Bombardier Belfast engineers have won the prestigious Royal Academy of Engineering’s 2019 MacRobert Award for their resin-infused advanced composite aircraft wing.
According to The Engineer, the wing – used on the Airbus A220 – is the first certified commercial aircraft wing made using resin transfer infusion (RTI).
The RTI process isn’t just path-breaking, it also helps reduce the environmental impact of aviation, notes Bombardier’s engineers.
The new process creates a complex structure by placing dry fabric into molds before impregnating it with liquid resin, which then sets into shape under heat and pressure.
While other processes involve pre-impregnated carbon fiber requiring intensive refrigeration before manufacture, the RTI process uses less energy, fewer parts and results in a lighter wing, reports The Engineer.
According to Bombardier, the new wing is approximately 10% lighter than conventional metal wings. This helps it reduce CO2 and NOx emissions, as well as fuel burned in flight.
Though Bombardier is planning to sell its Belfast facility, the MacRobert award provides some welcome recognition of the expertise at the site.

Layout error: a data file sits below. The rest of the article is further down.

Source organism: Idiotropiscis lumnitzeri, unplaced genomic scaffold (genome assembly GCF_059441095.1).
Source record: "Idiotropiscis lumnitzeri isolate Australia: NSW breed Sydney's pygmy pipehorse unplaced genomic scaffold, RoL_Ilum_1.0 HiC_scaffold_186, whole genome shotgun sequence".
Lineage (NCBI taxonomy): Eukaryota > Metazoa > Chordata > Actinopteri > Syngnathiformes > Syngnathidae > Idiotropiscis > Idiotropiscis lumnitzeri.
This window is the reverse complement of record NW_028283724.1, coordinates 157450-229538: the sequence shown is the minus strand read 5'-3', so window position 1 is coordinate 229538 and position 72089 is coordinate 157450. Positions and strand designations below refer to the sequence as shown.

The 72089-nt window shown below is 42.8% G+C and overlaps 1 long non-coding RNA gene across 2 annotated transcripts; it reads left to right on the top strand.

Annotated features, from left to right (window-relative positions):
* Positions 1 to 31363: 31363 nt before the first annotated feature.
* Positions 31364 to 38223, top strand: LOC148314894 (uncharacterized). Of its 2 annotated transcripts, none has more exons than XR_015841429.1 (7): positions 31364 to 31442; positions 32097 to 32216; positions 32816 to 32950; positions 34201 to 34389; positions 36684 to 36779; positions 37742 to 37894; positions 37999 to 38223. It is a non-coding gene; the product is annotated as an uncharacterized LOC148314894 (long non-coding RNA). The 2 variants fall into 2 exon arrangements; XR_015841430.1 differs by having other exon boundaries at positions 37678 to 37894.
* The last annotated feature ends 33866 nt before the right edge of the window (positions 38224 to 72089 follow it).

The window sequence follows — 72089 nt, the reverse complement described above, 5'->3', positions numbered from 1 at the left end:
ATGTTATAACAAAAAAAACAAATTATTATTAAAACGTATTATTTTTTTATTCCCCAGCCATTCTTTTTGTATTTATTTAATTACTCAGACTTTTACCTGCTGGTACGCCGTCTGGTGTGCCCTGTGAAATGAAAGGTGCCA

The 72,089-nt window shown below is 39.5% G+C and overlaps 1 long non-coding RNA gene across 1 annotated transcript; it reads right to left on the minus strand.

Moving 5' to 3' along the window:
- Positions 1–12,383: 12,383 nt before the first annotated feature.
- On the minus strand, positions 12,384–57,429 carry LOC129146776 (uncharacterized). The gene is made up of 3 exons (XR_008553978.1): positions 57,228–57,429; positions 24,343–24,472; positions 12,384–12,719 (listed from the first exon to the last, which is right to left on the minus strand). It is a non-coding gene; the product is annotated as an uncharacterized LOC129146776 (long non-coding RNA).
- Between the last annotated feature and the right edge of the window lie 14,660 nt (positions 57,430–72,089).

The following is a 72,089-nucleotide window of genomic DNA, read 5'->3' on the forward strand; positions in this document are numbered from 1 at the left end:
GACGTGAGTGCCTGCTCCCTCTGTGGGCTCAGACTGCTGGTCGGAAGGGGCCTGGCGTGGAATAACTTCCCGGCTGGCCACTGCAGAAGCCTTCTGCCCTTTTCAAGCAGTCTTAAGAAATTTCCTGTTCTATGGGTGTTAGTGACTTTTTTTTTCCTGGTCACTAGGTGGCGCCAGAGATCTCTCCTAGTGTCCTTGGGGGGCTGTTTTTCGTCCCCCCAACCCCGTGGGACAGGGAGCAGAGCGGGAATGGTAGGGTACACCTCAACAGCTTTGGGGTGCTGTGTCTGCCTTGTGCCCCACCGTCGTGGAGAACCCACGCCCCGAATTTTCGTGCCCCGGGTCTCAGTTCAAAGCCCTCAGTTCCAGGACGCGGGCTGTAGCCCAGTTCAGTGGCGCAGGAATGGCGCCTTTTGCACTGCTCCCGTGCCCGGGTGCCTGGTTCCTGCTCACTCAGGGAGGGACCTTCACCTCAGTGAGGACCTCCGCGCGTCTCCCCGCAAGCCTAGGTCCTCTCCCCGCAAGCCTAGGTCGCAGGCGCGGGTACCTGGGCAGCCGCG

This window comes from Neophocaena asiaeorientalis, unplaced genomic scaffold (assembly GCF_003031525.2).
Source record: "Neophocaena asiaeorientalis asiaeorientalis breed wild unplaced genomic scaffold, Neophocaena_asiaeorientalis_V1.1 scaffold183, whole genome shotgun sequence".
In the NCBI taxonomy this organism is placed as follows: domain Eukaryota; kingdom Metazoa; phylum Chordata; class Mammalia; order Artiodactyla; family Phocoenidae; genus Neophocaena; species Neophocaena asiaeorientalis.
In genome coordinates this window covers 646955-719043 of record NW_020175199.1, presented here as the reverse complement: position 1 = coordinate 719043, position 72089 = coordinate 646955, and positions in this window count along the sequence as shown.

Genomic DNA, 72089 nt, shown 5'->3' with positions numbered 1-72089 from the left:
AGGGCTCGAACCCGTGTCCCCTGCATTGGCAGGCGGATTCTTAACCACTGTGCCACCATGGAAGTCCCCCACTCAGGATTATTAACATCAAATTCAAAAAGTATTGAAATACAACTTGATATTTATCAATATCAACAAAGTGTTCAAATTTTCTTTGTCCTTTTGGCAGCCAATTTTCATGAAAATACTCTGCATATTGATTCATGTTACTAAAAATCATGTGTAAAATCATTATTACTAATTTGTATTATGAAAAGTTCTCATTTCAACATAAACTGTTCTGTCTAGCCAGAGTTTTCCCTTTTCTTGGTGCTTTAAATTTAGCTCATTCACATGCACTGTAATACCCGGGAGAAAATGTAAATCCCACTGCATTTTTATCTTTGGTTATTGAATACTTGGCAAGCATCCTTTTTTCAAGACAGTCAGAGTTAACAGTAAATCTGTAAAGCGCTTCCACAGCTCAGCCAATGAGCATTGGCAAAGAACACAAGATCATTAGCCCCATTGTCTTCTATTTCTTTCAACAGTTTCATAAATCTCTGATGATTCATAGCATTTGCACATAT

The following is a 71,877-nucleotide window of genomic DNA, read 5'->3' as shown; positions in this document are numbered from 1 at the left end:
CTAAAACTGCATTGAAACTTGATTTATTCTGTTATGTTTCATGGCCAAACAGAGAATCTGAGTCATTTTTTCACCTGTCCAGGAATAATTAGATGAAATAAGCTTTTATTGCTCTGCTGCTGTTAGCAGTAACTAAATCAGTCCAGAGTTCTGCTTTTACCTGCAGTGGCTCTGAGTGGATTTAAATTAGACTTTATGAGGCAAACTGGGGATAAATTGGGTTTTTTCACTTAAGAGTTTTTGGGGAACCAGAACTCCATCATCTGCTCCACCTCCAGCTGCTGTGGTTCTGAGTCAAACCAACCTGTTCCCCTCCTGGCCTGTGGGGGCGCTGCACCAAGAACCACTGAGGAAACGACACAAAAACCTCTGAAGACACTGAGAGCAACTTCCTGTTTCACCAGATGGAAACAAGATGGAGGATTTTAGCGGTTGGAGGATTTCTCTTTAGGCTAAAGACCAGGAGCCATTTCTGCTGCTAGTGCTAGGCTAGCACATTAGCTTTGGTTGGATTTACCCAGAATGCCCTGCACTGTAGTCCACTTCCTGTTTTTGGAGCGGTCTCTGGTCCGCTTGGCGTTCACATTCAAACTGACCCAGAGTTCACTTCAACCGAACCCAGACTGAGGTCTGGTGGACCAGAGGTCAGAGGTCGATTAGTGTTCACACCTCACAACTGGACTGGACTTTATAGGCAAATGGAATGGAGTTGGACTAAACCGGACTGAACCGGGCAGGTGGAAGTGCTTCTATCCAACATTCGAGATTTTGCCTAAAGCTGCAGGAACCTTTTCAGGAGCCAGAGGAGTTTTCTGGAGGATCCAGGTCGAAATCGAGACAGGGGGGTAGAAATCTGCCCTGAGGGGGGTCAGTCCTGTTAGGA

Commenting on this year’s winners, the chair of the judging panel Dr Dame Sue Ion said: “Bombardier’s composite wing reflects how excellence in aeronautical engineering benefits both society and the environment.”
“At a time of uncertainty for Belfast’s engineering community, we hope this award helps them achieve the worldwide recognition they deserve.”
The other shortlisted finalists were Darktrace for Antigena, an AI-powered ‘self-healing’ cybersecurity system; M Squared, whose SolsTiS Titanium-Sapphire laser produces the world’s purest light; and OrganOx, developer of the world’s first device for keeping a human donor liver functioning outside the body for up to 24 hours prior to transplant.
Previous winning innovations include the Pegasus engine used in the Harrier jump jet, the CT scanner, and the Raspberry Pi.
Image and content: Bombardier/The Engineer